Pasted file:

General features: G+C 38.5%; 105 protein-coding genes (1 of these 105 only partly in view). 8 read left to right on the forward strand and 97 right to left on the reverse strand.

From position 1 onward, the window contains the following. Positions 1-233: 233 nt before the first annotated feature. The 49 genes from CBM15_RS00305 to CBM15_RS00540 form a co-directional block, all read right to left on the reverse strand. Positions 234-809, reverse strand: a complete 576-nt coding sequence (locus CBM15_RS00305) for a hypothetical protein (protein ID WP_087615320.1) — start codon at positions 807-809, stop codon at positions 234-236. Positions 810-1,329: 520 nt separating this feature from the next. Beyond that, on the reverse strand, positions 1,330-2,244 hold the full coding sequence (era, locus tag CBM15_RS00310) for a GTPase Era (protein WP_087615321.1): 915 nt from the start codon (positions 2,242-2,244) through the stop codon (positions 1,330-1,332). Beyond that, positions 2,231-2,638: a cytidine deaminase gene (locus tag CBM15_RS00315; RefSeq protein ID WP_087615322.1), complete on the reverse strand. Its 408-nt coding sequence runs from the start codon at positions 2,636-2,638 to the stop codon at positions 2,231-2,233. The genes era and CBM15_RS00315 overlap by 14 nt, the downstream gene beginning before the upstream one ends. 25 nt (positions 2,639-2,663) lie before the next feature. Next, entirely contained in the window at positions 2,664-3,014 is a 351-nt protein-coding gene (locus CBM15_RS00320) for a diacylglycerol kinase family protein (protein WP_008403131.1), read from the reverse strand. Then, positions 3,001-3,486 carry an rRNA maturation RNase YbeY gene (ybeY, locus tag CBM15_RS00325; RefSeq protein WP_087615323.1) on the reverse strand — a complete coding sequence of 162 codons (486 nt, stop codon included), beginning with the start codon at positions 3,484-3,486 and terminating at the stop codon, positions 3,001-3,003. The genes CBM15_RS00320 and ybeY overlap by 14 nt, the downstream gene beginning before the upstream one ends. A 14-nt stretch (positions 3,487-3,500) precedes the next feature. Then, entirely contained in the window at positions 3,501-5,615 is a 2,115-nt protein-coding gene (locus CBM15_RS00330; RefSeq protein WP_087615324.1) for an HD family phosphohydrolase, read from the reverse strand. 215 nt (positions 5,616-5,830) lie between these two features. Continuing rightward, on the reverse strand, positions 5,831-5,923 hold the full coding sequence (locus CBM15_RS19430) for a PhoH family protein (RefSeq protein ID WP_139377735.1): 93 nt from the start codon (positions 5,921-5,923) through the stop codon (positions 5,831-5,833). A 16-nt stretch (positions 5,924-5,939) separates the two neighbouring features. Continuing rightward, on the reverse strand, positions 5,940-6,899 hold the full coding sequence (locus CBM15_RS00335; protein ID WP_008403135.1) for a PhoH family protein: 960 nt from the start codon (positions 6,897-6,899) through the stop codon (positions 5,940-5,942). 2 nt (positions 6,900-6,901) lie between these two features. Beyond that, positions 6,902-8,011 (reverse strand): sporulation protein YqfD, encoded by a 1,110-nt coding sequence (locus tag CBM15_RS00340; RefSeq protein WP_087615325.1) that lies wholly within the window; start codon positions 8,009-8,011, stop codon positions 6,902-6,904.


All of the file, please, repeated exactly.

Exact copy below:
General features: G+C 38.5%; 105 protein-coding genes (1 of these 105 only partly in view). 8 read left to right on the forward strand and 97 right to left on the reverse strand.

From position 1 onward, the window contains the following. Positions 1-233: 233 nt before the first annotated feature. The 49 genes from CBM15_RS00305 to CBM15_RS00540 form a co-directional block, all read right to left on the reverse strand. Positions 234-809, reverse strand: a complete 576-nt coding sequence (locus CBM15_RS00305) for a hypothetical protein (protein ID WP_087615320.1) — start codon at positions 807-809, stop codon at positions 234-236. Positions 810-1,329: 520 nt separating this feature from the next. Beyond that, on the reverse strand, positions 1,330-2,244 hold the full coding sequence (era, locus tag CBM15_RS00310) for a GTPase Era (protein WP_087615321.1): 915 nt from the start codon (positions 2,242-2,244) through the stop codon (positions 1,330-1,332). Beyond that, positions 2,231-2,638: a cytidine deaminase gene (locus tag CBM15_RS00315; RefSeq protein ID WP_087615322.1), complete on the reverse strand. Its 408-nt coding sequence runs from the start codon at positions 2,636-2,638 to the stop codon at positions 2,231-2,233. The genes era and CBM15_RS00315 overlap by 14 nt, the downstream gene beginning before the upstream one ends. 25 nt (positions 2,639-2,663) lie before the next feature. Next, entirely contained in the window at positions 2,664-3,014 is a 351-nt protein-coding gene (locus CBM15_RS00320) for a diacylglycerol kinase family protein (protein WP_008403131.1), read from the reverse strand. Then, positions 3,001-3,486 carry an rRNA maturation RNase YbeY gene (ybeY, locus tag CBM15_RS00325; RefSeq protein WP_087615323.1) on the reverse strand — a complete coding sequence of 162 codons (486 nt, stop codon included), beginning with the start codon at positions 3,484-3,486 and terminating at the stop codon, positions 3,001-3,003. The genes CBM15_RS00320 and ybeY overlap by 14 nt, the downstream gene beginning before the upstream one ends. A 14-nt stretch (positions 3,487-3,500) precedes the next feature. Then, entirely contained in the window at positions 3,501-5,615 is a 2,115-nt protein-coding gene (locus CBM15_RS00330; RefSeq protein WP_087615324.1) for an HD family phosphohydrolase, read from the reverse strand. 215 nt (positions 5,616-5,830) lie between these two features. Continuing rightward, on the reverse strand, positions 5,831-5,923 hold the full coding sequence (locus CBM15_RS19430) for a PhoH family protein (RefSeq protein ID WP_139377735.1): 93 nt from the start codon (positions 5,921-5,923) through the stop codon (positions 5,831-5,833). A 16-nt stretch (positions 5,924-5,939) separates the two neighbouring features. Continuing rightward, on the reverse strand, positions 5,940-6,899 hold the full coding sequence (locus CBM15_RS00335; protein ID WP_008403135.1) for a PhoH family protein: 960 nt from the start codon (positions 6,897-6,899) through the stop codon (positions 5,940-5,942). 2 nt (positions 6,900-6,901) lie between these two features. Beyond that, positions 6,902-8,011 (reverse strand): sporulation protein YqfD, encoded by a 1,110-nt coding sequence (locus tag CBM15_RS00340; RefSeq protein WP_087615325.1) that lies wholly within the window; start codon positions 8,009-8,011, stop codon positions 6,902-6,904.